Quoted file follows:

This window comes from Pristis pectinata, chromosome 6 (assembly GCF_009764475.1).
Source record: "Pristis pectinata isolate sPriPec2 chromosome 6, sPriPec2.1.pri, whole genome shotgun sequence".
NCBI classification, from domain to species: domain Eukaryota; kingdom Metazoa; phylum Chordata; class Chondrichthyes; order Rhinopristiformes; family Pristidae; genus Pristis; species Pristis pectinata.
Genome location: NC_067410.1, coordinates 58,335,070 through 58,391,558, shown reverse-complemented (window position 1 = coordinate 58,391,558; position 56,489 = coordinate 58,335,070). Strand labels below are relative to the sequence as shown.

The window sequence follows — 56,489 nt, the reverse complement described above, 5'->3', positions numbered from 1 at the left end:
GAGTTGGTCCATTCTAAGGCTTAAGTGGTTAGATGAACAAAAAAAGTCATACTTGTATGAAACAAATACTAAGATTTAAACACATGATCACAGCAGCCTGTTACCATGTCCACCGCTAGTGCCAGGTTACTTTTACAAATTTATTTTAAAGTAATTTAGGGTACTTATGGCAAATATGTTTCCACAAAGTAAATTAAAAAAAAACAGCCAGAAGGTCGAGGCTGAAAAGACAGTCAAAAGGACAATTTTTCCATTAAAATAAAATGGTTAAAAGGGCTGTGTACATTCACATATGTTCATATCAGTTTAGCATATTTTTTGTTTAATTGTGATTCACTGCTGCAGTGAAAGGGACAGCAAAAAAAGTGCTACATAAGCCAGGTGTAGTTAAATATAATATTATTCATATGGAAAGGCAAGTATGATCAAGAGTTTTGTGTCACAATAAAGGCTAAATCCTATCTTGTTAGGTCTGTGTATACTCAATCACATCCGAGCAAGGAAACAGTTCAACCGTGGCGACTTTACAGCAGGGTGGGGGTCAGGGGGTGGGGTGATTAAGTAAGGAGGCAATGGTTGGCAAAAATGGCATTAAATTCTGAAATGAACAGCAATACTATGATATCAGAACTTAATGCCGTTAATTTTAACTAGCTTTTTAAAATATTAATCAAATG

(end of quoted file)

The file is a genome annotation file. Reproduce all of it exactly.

This window comes from Pristis pectinata, chromosome 6 (assembly GCF_009764475.1).
Source record: "Pristis pectinata isolate sPriPec2 chromosome 6, sPriPec2.1.pri, whole genome shotgun sequence".
NCBI classification, from domain to species: domain Eukaryota; kingdom Metazoa; phylum Chordata; class Chondrichthyes; order Rhinopristiformes; family Pristidae; genus Pristis; species Pristis pectinata.
Genome location: NC_067410.1, coordinates 58,335,070 through 58,391,558, shown reverse-complemented (window position 1 = coordinate 58,391,558; position 56,489 = coordinate 58,335,070). Strand labels below are relative to the sequence as shown.

The window sequence follows — 56,489 nt, the reverse complement described above, 5'->3', positions numbered from 1 at the left end:
GAGTTGGTCCATTCTAAGGCTTAAGTGGTTAGATGAACAAAAAAAGTCATACTTGTATGAAACAAATACTAAGATTTAAACACATGATCACAGCAGCCTGTTACCATGTCCACCGCTAGTGCCAGGTTACTTTTACAAATTTATTTTAAAGTAATTTAGGGTACTTATGGCAAATATGTTTCCACAAAGTAAATTAAAAAAAAACAGCCAGAAGGTCGAGGCTGAAAAGACAGTCAAAAGGACAATTTTTCCATTAAAATAAAATGGTTAAAAGGGCTGTGTACATTCACATATGTTCATATCAGTTTAGCATATTTTTTGTTTAATTGTGATTCACTGCTGCAGTGAAAGGGACAGCAAAAAAAGTGCTACATAAGCCAGGTGTAGTTAAATATAATATTATTCATATGGAAAGGCAAGTATGATCAAGAGTTTTGTGTCACAATAAAGGCTAAATCCTATCTTGTTAGGTCTGTGTATACTCAATCACATCCGAGCAAGGAAACAGTTCAACCGTGGCGACTTTACAGCAGGGTGGGGGTCAGGGGGTGGGGTGATTAAGTAAGGAGGCAATGGTTGGCAAAAATGGCATTAAATTCTGAAATGAACAGCAATACTATGATATCAGAACTTAATGCCGTTAATTTTAACTAGCTTTTTAAAATATTAATCAAATG